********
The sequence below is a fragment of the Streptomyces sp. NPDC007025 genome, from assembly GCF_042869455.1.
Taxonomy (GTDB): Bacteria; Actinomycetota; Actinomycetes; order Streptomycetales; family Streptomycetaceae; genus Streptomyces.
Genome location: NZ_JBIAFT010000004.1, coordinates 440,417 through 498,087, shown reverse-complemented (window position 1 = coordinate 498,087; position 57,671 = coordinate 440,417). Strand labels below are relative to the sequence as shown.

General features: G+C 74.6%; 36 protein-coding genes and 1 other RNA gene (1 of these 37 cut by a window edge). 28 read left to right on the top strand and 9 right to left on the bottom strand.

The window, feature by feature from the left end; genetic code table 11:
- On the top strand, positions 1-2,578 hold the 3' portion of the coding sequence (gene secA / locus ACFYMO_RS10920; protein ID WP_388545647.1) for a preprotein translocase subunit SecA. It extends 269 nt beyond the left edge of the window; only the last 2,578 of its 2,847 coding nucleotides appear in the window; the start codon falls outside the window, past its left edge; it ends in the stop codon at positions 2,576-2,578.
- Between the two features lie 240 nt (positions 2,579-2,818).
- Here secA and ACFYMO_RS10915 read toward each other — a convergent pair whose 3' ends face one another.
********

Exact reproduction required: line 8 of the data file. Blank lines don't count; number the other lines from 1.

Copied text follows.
- Here secA and ACFYMO_RS10915 read toward each other — a convergent pair whose 3' ends face one another.